What is the Elimination Period?

The elimination period is the length of time between the start of your disability and when you can receive disability benefits. It’s important to note that the “onset” date is when you started suffering from the disability, not the date you first filed your claim.

The elimination period is a predetermined amount of time, usually ranging from 30 to 180 days, during which you must be continuously disabled before your disability benefits kick in. The purpose of the elimination period is to ensure that disability insurance covers long-term disabilities rather than minor, short-term conditions.

The length of the elimination period can vary depending on your insurance policy and the type of disability coverage you have. Generally, longer elimination periods result in lower insurance premiums, as the insurer is not responsible for paying benefits during this time.

Covering the Gap with Short-Term Disability Benefits
Some employers provide short-term disability insurance as part of their benefits package to bridge the financial gap during the elimination period. Short-term disability coverage typically provides benefits for a limited period, usually 3-6 months, and may have a shorter elimination period, such as 7-14 days.

If you have both short-term and long-term disability insurance, you can use your short-term benefits to cover the elimination period for your long-term disability coverage. This way, you can maintain a steady stream of income while waiting for your long-term benefits to begin.

When choosing a disability insurance policy, carefully consider the length of the elimination period and how it aligns with your financial situation and risk tolerance. Understanding the elimination period and its implications can help you make informed decisions about your disability insurance coverage. It also means you won’t be left with any surprises should you become disabled and need to file a claim.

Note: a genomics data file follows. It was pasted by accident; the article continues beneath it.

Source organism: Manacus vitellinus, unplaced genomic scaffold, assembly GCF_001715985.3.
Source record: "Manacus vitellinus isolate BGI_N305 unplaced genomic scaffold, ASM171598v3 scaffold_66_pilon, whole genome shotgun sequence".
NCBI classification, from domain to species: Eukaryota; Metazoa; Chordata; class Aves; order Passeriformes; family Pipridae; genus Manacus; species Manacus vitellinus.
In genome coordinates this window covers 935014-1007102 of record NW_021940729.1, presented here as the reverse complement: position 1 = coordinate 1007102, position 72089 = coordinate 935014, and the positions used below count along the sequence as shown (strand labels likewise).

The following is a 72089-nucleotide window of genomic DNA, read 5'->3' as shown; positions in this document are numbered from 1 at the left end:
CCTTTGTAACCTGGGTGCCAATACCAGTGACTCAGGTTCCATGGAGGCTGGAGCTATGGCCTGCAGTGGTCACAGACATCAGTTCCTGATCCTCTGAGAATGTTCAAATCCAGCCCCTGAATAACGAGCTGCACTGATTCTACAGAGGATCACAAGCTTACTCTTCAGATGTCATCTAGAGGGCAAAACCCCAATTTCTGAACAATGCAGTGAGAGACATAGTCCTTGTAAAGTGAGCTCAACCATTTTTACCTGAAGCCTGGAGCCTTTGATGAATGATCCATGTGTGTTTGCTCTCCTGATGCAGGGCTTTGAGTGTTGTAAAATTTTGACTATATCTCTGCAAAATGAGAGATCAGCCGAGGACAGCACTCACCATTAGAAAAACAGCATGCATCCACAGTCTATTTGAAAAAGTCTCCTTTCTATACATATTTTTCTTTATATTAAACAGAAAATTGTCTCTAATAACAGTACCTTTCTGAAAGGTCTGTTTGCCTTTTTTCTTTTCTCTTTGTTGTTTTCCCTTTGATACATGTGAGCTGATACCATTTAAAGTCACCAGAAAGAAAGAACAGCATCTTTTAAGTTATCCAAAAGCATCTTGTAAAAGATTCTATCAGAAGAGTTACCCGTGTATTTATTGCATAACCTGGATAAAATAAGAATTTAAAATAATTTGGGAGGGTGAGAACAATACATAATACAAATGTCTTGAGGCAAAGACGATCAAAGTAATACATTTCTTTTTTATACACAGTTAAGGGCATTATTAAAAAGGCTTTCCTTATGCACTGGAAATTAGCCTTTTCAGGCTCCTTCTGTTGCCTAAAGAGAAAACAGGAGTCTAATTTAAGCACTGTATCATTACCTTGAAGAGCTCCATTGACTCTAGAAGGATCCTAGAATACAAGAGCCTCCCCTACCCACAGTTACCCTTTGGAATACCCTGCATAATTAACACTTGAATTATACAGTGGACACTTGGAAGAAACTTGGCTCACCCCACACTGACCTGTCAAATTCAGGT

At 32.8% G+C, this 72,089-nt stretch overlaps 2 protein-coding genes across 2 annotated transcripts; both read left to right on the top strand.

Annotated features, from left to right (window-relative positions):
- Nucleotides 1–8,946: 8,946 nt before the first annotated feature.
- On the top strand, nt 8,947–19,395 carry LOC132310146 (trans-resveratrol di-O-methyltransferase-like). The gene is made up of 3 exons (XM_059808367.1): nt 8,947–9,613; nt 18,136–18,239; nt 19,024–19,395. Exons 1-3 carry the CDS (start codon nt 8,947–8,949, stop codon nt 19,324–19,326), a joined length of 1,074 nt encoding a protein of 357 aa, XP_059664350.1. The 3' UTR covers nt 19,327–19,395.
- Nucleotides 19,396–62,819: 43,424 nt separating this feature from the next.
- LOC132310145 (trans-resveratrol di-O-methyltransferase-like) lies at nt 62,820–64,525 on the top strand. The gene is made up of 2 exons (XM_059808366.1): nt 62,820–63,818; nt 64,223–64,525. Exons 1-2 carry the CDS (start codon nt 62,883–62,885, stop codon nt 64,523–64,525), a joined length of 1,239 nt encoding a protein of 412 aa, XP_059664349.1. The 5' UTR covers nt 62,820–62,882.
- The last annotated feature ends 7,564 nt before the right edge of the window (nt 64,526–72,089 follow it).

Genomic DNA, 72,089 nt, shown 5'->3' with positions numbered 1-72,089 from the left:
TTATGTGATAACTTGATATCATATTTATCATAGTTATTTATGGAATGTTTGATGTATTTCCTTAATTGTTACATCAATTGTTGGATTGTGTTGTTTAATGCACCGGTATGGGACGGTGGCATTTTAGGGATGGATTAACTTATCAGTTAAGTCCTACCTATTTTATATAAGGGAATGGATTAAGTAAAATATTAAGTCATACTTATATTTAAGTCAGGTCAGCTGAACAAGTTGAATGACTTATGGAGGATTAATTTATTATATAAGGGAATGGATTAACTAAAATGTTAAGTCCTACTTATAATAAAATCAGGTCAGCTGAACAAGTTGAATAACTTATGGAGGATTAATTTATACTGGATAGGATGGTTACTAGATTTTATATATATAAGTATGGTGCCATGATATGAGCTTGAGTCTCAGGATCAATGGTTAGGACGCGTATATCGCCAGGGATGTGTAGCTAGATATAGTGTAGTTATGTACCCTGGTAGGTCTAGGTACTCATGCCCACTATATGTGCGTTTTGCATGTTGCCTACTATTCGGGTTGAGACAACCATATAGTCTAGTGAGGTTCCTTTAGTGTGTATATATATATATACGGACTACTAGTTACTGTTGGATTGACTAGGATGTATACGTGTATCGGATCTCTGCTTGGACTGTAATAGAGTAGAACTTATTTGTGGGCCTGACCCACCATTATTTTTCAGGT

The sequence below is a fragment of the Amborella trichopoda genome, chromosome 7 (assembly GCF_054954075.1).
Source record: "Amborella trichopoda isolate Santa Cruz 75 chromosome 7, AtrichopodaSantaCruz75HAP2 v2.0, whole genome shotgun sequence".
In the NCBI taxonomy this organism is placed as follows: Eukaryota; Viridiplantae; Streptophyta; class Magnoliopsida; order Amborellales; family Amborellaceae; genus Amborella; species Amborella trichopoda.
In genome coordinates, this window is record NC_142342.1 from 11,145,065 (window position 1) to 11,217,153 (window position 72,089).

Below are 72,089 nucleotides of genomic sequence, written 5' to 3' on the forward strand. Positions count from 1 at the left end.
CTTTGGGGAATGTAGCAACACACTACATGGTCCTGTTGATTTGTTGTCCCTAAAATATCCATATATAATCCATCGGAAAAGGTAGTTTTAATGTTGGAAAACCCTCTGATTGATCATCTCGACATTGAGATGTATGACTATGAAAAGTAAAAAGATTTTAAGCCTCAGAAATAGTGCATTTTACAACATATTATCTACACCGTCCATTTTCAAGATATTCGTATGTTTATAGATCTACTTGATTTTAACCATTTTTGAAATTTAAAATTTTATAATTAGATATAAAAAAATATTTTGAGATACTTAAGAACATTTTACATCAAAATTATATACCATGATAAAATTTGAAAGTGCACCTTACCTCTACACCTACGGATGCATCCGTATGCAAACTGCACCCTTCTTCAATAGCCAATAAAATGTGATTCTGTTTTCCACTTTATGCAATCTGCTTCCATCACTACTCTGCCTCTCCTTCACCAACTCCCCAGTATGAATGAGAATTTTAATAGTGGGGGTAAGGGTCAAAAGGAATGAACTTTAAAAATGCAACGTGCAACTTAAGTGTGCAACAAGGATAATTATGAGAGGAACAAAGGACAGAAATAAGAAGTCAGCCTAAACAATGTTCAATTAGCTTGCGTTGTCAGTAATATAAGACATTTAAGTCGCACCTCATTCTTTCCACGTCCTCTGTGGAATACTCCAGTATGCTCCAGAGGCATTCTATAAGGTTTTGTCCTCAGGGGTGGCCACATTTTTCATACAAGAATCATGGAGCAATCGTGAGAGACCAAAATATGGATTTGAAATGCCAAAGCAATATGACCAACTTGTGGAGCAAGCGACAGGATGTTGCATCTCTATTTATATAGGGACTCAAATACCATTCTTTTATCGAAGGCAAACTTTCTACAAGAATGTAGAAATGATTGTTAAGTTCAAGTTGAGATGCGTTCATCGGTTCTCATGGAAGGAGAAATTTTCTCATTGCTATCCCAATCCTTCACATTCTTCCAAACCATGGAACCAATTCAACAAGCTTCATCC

What is Short-Term Disability?

Short-term disability is when you cannot work due to an illness or injury for a limited period – usually between 3-6 months. Anything longer than that, and it’s no longer considered short-term. This can be the result of something that happened anywhere – whether you were at work or not.

Examples of short-term conditions or illnesses include:

  • recovery from surgery
  • an autoimmune flareup
  • a serious injury
  • acute illnesses like pneumonia or appendicitis
  • the onset mental health conditions such as anxiety or depression or trying to deal with reoccurrence of mental health related concers
  • pregnancy-related complications or recovery from childbirth
  • a cancer diagnosis

While STD insurance can provide much-needed financial relief during a difficult time, it’s important to be aware that insurers may sometimes try to deny claims. Common reasons for denials include: